# C++ threadpool / executor implementation

Yes, yes, I know, another threadpool implementation - but I didn't see any implementations that had quite what I wanted. That is, using modern features such as std::future and std::packaged_task to be able to simply enqueue tasks and wait for their result. I have been very unimpressed by std::async because (at least with gcc) it spawns a new thread for each function, which is very inefficient for small functions.

You create an instance of this somewhere, then call run with a function - run returns a future that will contain the function's return value (or exception thrown) once you wait for it.

#include <thread>
#include <queue>
#include <mutex>
#include <condition_variable>
#include <future>

public:
while(true) {
std::unique_lock<std::mutex> lock(mutex);
condvar.wait(lock, [this] {return !queue.empty();});
queue.pop();
lock.unlock();
// run the task - this cannot throw; any exception
// will be stored in the corresponding future
} else {
// an empty task is used to signal end of stream
// don't pop it off the top; all threads need to see it
break;
}
}
});
}
}

template<typename F, typename R = std::result_of_t<F&&()>>
std::future<R> run(F&& f) const {
{
std::lock_guard<std::mutex> lock(mutex);
// conversion to packaged_task<void()> erases the return type
// so it can be stored in the queue. the future will still
// contain the correct type
}
condvar.notify_one();
return future;
}

// push a single empty task onto the queue and notify all threads,
// then wait for them to terminate
{
std::lock_guard<std::mutex> lock(mutex);
queue.push({});
}
condvar.notify_all();
}
}

private:
mutable std::mutex mutex;
mutable std::condition_variable condvar;
};


You would use this class like so:

#include <iostream>

int main() {
std::vector<std::future<int>> futures;
for (int i = 0; i < 1000; i++) {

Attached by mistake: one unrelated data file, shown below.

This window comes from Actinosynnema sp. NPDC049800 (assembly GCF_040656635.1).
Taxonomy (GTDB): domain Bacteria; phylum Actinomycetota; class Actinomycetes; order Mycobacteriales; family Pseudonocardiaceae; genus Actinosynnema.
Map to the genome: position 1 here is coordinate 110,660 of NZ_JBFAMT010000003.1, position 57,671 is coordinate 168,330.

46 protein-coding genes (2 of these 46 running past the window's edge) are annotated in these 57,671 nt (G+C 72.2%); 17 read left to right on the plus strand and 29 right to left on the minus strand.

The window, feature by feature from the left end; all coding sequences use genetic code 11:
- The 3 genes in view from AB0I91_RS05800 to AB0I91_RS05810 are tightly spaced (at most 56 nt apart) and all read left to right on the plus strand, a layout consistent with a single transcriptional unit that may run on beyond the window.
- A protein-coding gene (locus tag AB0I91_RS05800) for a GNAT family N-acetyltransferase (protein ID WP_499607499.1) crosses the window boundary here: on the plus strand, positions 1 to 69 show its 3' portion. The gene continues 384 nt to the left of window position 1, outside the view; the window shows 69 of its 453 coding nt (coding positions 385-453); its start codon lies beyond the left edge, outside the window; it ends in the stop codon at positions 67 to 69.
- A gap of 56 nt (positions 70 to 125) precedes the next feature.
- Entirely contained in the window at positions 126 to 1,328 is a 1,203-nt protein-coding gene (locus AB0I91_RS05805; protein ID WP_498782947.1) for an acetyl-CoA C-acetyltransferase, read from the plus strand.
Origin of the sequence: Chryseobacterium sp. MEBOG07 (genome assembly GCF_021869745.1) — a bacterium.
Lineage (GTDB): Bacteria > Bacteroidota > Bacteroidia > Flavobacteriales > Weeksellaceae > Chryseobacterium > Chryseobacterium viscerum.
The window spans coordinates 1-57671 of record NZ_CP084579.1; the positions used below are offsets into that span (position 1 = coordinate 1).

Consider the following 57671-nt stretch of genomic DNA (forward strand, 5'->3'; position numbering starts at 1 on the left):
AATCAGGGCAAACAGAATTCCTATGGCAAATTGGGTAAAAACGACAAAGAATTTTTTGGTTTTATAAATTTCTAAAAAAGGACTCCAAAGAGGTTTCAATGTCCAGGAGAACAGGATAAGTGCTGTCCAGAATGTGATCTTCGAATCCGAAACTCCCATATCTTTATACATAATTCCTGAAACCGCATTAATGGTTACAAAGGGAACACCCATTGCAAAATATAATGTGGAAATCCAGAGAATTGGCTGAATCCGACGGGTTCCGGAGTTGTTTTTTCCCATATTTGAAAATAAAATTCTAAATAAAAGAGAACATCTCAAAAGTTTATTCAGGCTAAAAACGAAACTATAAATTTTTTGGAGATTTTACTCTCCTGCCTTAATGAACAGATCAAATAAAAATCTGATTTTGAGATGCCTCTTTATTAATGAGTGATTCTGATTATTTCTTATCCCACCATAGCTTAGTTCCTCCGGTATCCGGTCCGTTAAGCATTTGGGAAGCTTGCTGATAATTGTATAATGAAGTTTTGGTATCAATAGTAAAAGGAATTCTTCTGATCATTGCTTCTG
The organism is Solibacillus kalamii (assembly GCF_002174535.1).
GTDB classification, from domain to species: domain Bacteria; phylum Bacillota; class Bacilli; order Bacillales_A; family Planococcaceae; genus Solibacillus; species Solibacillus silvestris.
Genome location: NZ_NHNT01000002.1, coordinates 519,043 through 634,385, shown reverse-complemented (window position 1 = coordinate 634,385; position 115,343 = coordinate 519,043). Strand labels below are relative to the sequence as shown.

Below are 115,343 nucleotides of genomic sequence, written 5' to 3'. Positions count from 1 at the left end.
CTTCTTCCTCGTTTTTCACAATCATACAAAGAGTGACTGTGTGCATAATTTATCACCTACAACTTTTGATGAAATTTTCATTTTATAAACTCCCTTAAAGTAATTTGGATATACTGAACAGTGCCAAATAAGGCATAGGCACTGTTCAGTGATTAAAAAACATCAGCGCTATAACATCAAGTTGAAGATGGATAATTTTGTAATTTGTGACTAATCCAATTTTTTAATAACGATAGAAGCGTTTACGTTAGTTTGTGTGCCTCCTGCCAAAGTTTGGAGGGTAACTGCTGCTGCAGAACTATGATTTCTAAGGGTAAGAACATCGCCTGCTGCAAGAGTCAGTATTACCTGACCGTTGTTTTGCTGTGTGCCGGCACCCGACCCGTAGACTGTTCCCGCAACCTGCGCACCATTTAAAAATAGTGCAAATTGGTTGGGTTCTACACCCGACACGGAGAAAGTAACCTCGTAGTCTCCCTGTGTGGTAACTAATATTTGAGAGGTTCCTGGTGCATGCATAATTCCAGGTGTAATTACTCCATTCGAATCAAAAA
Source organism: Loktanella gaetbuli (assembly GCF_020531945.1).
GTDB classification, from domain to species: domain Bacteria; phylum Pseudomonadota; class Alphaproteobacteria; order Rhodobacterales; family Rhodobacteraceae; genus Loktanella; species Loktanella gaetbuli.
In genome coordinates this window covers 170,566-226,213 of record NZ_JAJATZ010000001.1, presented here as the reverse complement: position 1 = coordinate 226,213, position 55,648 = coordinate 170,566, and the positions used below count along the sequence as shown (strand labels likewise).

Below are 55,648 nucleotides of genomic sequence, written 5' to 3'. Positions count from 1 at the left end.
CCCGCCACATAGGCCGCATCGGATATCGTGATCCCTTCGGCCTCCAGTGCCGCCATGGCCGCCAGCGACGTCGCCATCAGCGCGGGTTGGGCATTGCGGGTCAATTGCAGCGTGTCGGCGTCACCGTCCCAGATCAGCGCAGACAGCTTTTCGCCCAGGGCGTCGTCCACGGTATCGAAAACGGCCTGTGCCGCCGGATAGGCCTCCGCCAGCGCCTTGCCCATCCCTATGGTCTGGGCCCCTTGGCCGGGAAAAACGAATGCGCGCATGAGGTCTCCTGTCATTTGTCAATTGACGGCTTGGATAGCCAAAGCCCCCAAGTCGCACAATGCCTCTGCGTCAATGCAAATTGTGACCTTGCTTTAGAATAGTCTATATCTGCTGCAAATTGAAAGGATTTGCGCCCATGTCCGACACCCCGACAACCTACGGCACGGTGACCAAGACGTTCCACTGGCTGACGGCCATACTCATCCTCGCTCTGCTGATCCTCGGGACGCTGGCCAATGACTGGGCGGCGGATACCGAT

futures.emplace_back(pool.run([i] {return i;}));
}
for (int i = 990; i < 1000; i++) {
// prints 990...999
std::cout << futures[i].get() << std::endl;
}
}


All the threads should get joined on destruction of the ThreadPool object and they should exit cleanly. It shouldn't matter if the futures are destructed first or not. It should work with non-copyable return types.

I am looking for feedback because I know this kind of concurrent code is easy to screw up - I think I have everything right (exception safe, data race-free etc.).

Preempting a particular comment that might come up:

I am using mutable fields because I want the const qualifier to apply to the run function. I think this because it should be safe to call run from 2 different threads concurrently, which I think of as each thread only having immutable access to the ThreadPool (const reference). The const tells me that no internals of the ThreadPool that are not locked by a mutex should change when I call the function. If this sounds loony, let me know (I'm coming from Rust where this is the standard way to do things).

I am using mutable fields because I want the const qualifier to apply to the run function...

Considering every single member is mutable save for the thread pool itself, I find that a very poor justification for injecting a pretty severe code smell.

Edit Specifically, it's not like your class has parts of its public interface that are not thread-safe, in which case, you could maybe have an argument.

That being said, a few quibbles:

• I find usage of unsigned pretty iffy. I would explicitely use unsigned int.

• MSVC refuses to compile your code because queue.push(std::packaged_task<void()>(std::move(task))); "somehow" invokes std::packaged_task<>'s copy constructor. GCC and clang are fine. Seems to be MSVC's fault, but something to keep in mind.

• On that subject, you should use queue.emplace() instead of queue.push()

• Not popping off the empty task seems a bit fragile to me. I'd rather push as many empty tasks as there are threads, and let the regular logic handle that instead of special-casing it.

Like this:

auto task = std::move(queue.front());
queue.pop();
lock.unlock();